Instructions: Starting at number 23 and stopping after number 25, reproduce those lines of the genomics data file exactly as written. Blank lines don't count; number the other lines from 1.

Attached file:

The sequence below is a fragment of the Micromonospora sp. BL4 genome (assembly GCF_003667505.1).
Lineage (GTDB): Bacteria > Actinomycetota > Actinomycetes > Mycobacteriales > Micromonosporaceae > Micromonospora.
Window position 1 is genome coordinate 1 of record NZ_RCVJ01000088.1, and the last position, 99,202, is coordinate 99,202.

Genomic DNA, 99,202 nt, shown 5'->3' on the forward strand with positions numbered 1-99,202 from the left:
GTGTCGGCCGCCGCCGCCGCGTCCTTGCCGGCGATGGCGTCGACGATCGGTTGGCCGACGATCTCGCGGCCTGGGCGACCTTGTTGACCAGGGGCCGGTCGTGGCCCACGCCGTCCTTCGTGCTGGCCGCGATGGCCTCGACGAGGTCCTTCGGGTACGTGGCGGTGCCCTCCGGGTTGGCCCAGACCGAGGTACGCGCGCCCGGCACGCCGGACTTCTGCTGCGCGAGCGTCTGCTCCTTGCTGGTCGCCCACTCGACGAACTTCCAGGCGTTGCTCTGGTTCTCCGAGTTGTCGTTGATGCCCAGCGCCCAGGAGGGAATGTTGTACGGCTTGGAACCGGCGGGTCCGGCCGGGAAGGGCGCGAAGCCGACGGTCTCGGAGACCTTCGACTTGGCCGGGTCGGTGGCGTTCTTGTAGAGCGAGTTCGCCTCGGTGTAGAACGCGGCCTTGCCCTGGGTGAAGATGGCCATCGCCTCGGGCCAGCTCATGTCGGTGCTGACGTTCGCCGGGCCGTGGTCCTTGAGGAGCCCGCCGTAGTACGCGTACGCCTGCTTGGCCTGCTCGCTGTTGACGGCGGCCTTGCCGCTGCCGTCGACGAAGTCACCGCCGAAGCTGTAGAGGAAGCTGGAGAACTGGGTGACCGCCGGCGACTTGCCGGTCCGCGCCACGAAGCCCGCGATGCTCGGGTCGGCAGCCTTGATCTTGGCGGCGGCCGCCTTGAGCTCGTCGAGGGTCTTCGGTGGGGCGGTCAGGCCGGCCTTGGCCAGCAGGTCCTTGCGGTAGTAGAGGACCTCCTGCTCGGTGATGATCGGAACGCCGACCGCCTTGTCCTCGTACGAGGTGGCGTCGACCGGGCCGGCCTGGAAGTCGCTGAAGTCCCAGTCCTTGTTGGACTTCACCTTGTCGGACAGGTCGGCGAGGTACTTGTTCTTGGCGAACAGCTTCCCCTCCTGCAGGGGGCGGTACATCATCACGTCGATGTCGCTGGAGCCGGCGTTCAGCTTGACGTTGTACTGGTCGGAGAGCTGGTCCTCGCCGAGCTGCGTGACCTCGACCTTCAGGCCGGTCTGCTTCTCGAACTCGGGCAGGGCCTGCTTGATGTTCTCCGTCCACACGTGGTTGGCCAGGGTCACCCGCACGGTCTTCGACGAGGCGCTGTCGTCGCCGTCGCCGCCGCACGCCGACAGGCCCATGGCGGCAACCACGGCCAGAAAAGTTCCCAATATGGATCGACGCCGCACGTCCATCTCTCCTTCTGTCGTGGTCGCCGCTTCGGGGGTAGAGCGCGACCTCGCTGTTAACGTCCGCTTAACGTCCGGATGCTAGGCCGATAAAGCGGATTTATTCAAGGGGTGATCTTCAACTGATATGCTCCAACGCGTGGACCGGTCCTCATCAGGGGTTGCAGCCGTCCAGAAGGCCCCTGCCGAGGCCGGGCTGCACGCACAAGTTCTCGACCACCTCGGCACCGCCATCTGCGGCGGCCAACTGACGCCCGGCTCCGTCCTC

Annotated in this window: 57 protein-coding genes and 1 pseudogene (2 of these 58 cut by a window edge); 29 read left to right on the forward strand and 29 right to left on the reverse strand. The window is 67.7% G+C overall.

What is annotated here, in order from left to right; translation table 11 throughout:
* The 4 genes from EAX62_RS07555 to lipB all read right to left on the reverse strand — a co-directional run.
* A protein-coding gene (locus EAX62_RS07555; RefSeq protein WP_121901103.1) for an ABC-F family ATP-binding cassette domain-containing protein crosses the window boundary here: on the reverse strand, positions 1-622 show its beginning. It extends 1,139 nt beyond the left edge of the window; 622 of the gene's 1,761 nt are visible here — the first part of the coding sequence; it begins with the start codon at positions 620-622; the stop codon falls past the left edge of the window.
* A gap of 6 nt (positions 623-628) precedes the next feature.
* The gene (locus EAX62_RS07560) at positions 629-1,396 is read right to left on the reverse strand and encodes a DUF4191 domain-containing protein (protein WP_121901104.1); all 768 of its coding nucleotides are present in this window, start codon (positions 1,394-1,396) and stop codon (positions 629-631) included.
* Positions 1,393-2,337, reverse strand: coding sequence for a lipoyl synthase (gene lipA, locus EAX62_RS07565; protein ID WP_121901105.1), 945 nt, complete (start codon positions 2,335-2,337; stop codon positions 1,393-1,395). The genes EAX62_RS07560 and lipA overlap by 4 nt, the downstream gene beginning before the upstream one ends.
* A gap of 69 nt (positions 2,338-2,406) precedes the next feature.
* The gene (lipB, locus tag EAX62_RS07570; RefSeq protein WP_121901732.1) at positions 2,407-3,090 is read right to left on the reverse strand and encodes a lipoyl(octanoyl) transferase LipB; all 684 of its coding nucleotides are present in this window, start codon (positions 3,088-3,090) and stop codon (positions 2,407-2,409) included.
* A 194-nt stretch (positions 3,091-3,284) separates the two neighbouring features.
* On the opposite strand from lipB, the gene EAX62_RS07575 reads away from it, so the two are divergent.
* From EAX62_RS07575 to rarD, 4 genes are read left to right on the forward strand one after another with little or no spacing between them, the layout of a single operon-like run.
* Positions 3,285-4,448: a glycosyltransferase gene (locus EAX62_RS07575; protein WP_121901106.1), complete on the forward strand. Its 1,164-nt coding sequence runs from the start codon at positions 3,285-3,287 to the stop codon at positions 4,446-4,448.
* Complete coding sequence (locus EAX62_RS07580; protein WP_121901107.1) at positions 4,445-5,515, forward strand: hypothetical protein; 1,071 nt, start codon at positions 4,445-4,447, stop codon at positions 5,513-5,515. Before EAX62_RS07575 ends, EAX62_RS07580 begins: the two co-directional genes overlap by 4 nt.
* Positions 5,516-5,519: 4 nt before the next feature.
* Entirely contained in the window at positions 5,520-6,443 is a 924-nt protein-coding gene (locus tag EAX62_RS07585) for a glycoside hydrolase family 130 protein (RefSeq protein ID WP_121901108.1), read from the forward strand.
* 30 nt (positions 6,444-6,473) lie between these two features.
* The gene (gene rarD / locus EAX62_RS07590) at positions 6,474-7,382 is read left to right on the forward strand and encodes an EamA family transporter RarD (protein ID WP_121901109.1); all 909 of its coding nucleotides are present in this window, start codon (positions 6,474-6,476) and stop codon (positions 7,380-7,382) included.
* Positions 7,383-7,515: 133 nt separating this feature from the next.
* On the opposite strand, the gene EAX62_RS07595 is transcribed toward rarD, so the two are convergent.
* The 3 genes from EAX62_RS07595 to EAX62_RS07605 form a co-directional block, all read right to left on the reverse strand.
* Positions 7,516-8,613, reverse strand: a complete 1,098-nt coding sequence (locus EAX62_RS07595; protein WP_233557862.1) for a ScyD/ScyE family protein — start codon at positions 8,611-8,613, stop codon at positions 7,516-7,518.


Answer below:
* The gene (gene rarD / locus EAX62_RS07590) at positions 6,474-7,382 is read left to right on the forward strand and encodes an EamA family transporter RarD (protein ID WP_121901109.1); all 909 of its coding nucleotides are present in this window, start codon (positions 6,474-6,476) and stop codon (positions 7,380-7,382) included.
* Positions 7,383-7,515: 133 nt separating this feature from the next.
* On the opposite strand, the gene EAX62_RS07595 is transcribed toward rarD, so the two are convergent.